They are urged on by zealous anti-tobacco activists, more often than not publicly funded in a curiously juxtaposed merry-go-round of financial collection and expenditure. There are many who have come to view excessive tobacco regulation as reasonable and legitimate.
The legion of regulators – who would dictate to Australian adults what they can consume, how and where they can consume it and, indeed, where and how they can obtain a legal product – generally justify their actions on the basis of ‘protecting’ individuals.
Yet, curiously, tobacco has been targeted to a far greater extent than other lifestyle choices – with no evidence to suggest that the regulation has been any more effective in curbing choices compared with, say, alcohol or gambling.
Abraham Lincoln said: “Prohibition … goes beyond the bounds of reason in that it attempts to control a man’s appetite by legislation and makes a crime out of things that are not crimes.”
Australia considers itself a liberal, democratic nation that prides itself on freedom of the individual. Yet the very
basic freedom – the freedom to makes one’s own choices in the full knowledge of consequences – is dramatically undermined by absurdly excessive regulation on tobacco.
The future is electric
By Philip Morris Limited (Australia, New Zealand & Pacific Islands).
The e-cigarette category in Australia is projected to be worth nearly $60 million by the end of 2018*. As the regulatory landscape stands in Australia, retailers are missing out due to consumers seeking these alternative solutions to smoking through unregulated channels.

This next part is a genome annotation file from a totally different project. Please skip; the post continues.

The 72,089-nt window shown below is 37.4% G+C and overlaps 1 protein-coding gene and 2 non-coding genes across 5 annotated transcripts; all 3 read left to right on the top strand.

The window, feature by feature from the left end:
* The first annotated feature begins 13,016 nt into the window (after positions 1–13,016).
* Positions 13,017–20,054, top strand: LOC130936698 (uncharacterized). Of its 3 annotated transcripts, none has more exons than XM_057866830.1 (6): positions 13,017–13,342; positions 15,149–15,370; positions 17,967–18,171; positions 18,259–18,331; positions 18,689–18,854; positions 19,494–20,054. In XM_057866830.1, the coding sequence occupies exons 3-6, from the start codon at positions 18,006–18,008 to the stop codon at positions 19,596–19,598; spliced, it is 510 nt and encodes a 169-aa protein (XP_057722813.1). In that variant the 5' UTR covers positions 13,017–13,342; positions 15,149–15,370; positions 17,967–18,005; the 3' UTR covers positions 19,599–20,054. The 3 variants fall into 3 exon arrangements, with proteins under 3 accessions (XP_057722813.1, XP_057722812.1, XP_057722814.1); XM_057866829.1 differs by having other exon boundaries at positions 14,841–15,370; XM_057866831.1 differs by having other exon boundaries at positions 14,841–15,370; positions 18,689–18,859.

Around the globe, ‘like-minded’ countries such as the UK, Canada and New Zealand have already legalised, or are in the process of legalising, nicotine-containing e-cigarettes and vaporisers. With these examples, and the growing demand from Australian smokers for access to these alternative products, we would expect to see the Australian government move to follow suit.
What would the legalisation of nicotine- containing e-cigarettes and vaporisers mean for the Australian retail landscape? To allow local retailers to have their fair share of the e-cigarette pie, there needs to be support to regulate these products in a manner that creates an even playing field and the ability to compete with a large online market.
There is growing scientific agreement that e-cigarettes are less harmful than conventional cigarettes, and that they should therefore be regulated accordingly to allow adult smokers the greatest opportunity to gain awareness and switch. Overinflated taxation, plain packaging and unreasonable communication restrictions would not be conducive to adult smokers making the switch – but instead continue to drive the unregulated market and contraband products, creating potential safety issues for consumers and risking the reputation and legitimacy of the category.
The legalisation of nicotine-containing e-cigarettes and vaporisers in Australia, with sensible regulation, would not only provide an even playing field for the category, but also the opportunity for retailers to open up another revenue stream that doesn’t exist at present.
*Kaiser Associates, Jan 2016. ‘Understanding the Competitive Landscape for E-cigarettes in Australia’.